Ranked to go anywhere in the second to fifth rounds, Carter Sotheran would be a solid pick in any of them. Sotheran provides a solid overall game highlighted by his hockey IQ. Defensively, he can lead opponents into vulnerable positions causing him to strip them of the puck. When it’s time to retrieve the puck, Sotheran will scoop it up and do his best to start the counter attack immediately. While on the rush, he’s patient and waits for better options to develop, creating more quality offence for his team.
He’ll avoid board battles attempting to reel back and set up his teammates instead. Improved skating could go a long way for Sotheran’s offensive game allowing him to be more smooth with retrievals and cut backs. Sotheran projects to be a bottom-pair defender with potential to become a number four.
Highest Ranking: 66th
Lowest Ranking: 179th
The main part of Albert Wikman’s game is his skating and he’s not the biggest guy so it may be surprising that he’s mainly a shutdown defenceman. Wikman uses his above-average skating super effectively on the defensive end. He has great gap control, being able to time his gaps and execute consistently. Driving opponents to the outside with quick turns and speed is something that Wikman can and does do. He also uses his stick to be a solid transition defender. Offensively, Wikman is starting to test things, using his speed and edges to be effective in transition and providing more chances. Just like Sotheran, Wikman is looking like a bottom-pair guy with a chance of playing as a number four.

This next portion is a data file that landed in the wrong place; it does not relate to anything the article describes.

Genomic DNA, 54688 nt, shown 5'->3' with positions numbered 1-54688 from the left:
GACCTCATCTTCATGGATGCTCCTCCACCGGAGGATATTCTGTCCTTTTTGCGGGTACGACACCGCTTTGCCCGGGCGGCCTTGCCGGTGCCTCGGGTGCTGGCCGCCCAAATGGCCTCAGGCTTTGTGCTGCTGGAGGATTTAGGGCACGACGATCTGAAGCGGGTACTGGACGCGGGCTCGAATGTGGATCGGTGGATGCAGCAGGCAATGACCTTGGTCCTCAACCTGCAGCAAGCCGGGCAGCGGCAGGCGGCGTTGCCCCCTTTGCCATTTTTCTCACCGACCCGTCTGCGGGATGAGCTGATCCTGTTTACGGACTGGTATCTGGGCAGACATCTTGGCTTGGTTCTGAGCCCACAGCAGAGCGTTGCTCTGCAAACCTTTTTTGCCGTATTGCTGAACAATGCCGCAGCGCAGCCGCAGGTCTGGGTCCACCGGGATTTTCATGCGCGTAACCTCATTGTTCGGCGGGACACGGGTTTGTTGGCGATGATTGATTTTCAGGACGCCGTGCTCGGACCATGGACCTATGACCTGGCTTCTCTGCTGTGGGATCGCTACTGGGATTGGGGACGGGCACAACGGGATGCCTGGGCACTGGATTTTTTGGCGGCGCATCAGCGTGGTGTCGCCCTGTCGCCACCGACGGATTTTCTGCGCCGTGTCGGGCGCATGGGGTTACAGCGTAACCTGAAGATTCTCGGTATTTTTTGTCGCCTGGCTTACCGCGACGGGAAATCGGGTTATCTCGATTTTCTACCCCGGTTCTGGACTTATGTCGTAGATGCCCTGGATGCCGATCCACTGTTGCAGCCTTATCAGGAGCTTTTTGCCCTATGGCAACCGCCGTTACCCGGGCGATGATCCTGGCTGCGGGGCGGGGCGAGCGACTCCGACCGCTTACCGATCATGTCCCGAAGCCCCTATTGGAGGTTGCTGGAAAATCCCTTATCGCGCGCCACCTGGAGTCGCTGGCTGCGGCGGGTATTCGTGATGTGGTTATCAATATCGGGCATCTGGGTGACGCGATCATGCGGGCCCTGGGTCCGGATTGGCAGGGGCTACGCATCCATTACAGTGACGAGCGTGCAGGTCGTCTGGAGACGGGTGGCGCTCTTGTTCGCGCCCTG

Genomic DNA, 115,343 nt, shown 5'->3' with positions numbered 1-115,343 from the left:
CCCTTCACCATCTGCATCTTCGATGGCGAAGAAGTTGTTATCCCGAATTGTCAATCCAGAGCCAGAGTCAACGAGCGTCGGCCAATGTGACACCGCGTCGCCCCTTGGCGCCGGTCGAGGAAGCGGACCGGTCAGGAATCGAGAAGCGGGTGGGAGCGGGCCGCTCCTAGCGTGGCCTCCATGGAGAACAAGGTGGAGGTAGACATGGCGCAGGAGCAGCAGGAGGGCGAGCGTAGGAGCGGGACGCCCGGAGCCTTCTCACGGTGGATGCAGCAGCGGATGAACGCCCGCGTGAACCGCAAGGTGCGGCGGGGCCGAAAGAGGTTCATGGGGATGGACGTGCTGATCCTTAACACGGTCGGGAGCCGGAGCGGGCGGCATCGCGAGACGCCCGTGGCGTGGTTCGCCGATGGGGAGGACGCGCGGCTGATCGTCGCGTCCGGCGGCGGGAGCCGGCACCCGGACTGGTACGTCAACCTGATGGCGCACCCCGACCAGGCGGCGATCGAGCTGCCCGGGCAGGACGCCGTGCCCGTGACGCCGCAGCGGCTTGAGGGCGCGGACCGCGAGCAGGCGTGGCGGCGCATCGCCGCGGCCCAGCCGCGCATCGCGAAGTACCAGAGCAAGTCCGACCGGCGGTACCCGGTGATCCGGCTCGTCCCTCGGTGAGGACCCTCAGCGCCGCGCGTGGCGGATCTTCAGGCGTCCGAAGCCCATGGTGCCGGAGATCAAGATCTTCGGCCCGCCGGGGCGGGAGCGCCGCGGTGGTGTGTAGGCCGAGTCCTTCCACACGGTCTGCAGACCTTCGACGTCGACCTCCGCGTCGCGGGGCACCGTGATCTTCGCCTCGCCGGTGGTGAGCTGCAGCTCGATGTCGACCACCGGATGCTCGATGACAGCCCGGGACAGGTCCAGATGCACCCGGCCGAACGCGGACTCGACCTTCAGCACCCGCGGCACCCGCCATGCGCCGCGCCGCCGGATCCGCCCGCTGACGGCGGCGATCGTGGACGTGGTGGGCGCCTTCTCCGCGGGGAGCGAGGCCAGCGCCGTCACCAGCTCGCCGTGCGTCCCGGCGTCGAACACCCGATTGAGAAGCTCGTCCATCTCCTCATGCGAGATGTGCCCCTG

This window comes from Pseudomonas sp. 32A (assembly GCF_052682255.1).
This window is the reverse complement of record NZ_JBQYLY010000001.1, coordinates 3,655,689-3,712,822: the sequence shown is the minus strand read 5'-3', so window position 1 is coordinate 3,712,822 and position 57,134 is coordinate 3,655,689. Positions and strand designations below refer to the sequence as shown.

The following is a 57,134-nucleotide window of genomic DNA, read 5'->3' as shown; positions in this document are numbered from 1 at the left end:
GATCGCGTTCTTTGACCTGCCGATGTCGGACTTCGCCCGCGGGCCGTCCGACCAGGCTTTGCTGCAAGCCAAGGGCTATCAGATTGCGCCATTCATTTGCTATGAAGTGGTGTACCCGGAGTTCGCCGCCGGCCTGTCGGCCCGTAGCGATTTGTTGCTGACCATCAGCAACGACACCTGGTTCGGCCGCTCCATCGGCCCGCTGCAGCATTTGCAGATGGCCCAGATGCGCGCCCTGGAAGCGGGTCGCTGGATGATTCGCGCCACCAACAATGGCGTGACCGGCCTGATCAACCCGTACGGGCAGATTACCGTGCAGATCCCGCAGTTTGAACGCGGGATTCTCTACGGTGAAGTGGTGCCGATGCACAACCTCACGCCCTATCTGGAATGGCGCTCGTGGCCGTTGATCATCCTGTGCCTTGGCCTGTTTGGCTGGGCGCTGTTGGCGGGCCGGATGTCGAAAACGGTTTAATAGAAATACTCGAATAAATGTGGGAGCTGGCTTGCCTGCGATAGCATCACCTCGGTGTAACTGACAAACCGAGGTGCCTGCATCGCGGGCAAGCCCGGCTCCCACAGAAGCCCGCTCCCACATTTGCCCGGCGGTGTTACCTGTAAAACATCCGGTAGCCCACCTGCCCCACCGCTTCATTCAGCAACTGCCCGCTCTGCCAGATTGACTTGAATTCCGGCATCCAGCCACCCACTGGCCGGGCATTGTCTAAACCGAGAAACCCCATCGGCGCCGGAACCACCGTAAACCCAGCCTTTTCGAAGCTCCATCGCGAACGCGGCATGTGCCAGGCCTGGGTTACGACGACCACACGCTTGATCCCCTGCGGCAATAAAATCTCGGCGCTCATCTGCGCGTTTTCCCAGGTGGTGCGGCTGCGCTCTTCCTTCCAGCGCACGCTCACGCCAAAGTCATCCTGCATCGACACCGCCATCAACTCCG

Highest Ranking: 78th
Lowest Ranking: 177th
Francesco Dell’Elce is a very intriguing player in the later rounds as he has the potential to be the steal of the draft. Dell’Elce uses his powerful skating, a combination of a strong stride and deceptive edges, to be a useful player through transition and on the rush. To compliment his skating, he uses his pretty good set of hands to fake out oncoming forecheckers and leave them in the dust. He loves to look for passing opportunities on the rush, and if he doesn’t see one, he cuts back to wait for one to arise or build pressure.
With some toe drag releases and a shot with power, Dell’Elce provides good goal scoring abilities. His smaller size holds him back from being physical defensively and forces him to rely on his stick. Being an offensive-minded defenceman at a low-level of competition will always ensure risk being attached to his name. I could see a timeline where Dell’Elce never makes the show, but I could also see a timeline where he develops into a top-four defender. In the mid to late rounds, Dell’Elce will be a risk worth taking.
Highest Ranking: 83rd
Lowest Ranking: 202nd